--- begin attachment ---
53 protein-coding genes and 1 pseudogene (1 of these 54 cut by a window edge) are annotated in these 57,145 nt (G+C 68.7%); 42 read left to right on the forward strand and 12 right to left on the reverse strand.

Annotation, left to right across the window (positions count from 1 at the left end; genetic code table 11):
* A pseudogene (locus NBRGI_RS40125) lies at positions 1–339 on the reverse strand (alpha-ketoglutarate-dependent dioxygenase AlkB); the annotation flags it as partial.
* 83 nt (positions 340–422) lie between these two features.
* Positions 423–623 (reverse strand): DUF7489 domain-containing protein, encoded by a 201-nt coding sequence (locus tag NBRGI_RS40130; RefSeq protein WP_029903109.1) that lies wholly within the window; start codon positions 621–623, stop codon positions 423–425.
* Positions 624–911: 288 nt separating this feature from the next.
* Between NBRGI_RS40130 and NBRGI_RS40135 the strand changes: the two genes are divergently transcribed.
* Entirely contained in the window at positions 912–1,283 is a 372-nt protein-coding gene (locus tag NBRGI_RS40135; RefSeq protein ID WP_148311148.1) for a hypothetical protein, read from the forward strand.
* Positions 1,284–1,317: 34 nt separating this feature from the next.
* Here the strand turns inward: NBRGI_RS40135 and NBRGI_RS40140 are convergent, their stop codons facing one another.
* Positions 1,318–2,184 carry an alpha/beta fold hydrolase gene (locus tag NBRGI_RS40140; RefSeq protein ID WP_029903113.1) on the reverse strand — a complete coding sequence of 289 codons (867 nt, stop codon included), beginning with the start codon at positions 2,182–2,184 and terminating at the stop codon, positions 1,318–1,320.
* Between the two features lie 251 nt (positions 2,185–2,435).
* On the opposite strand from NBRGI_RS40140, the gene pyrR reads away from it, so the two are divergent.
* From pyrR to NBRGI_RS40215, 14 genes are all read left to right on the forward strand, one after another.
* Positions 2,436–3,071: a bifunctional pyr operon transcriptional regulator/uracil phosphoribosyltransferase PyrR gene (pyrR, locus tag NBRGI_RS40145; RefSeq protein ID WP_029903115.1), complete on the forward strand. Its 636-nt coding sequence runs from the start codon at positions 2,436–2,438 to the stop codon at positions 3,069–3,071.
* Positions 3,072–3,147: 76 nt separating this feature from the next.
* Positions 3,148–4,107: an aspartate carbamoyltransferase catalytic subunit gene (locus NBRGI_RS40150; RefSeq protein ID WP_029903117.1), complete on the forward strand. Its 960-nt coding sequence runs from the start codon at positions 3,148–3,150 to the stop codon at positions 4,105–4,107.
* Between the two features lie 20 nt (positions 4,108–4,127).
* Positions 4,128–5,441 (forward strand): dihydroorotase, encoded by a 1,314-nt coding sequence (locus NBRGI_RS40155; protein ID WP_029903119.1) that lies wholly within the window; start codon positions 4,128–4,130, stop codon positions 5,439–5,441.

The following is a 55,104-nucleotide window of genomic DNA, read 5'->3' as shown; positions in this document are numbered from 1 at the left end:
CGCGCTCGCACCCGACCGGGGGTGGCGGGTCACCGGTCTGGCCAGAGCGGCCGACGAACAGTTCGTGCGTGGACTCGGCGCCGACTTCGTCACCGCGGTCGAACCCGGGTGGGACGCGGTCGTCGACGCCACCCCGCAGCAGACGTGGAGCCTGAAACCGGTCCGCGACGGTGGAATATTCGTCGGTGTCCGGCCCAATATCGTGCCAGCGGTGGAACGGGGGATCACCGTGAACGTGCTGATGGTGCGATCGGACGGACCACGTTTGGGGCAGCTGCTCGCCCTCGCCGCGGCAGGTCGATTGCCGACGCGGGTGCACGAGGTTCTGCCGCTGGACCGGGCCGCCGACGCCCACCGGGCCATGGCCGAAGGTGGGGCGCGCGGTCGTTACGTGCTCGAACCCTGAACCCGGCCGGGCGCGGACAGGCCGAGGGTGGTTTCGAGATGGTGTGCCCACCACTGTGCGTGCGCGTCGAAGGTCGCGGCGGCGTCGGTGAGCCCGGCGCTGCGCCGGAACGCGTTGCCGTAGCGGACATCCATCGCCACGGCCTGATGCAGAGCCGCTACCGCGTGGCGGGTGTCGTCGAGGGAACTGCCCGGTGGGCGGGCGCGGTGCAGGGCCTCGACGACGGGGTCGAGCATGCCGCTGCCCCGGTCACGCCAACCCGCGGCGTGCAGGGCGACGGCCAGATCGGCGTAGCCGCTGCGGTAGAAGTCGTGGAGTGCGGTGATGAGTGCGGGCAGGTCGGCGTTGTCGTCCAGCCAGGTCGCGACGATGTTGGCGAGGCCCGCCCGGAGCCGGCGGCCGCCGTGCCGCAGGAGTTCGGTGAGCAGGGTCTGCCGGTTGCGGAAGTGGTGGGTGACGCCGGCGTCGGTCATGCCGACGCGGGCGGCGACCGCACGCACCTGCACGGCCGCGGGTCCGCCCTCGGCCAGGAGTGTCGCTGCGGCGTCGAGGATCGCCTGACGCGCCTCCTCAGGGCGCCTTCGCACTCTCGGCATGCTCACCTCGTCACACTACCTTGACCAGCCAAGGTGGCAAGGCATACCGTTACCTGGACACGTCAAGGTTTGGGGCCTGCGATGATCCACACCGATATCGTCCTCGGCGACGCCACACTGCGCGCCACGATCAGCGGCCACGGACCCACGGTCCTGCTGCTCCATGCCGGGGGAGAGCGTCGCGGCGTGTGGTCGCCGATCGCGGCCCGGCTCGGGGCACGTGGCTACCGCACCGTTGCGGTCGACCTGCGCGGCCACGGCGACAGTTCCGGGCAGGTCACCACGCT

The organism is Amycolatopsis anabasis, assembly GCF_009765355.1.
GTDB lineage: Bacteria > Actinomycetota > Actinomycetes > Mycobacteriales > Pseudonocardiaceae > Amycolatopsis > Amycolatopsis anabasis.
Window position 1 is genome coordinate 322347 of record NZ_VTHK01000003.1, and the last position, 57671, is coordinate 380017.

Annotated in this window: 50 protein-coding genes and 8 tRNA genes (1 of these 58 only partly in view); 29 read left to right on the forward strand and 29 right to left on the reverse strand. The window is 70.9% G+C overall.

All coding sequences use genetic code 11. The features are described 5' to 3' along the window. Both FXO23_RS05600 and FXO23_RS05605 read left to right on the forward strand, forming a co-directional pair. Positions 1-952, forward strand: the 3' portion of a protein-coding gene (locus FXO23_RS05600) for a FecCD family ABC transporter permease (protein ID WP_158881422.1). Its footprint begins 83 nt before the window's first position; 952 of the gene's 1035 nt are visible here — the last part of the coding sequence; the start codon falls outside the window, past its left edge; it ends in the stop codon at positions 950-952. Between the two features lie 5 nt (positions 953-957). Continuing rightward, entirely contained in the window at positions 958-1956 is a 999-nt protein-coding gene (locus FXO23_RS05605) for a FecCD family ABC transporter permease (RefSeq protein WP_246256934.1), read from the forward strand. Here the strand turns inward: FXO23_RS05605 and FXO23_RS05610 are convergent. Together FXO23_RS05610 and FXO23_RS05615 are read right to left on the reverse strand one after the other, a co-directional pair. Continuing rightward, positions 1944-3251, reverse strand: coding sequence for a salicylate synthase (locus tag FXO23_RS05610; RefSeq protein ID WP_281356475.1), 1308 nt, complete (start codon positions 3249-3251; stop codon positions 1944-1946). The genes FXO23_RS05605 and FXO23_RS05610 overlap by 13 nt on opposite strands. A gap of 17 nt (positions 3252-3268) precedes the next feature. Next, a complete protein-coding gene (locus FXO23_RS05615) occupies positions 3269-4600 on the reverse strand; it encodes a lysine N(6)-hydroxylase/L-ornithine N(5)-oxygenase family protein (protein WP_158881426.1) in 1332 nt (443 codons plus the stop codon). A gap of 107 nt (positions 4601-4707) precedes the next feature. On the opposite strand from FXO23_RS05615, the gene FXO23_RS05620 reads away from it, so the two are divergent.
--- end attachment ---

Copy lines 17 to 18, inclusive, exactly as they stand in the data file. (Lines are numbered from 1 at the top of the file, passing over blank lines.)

* Positions 3,148–4,107: an aspartate carbamoyltransferase catalytic subunit gene (locus NBRGI_RS40150; RefSeq protein ID WP_029903117.1), complete on the forward strand. Its 960-nt coding sequence runs from the start codon at positions 3,148–3,150 to the stop codon at positions 4,105–4,107.
* Between the two features lie 20 nt (positions 4,108–4,127).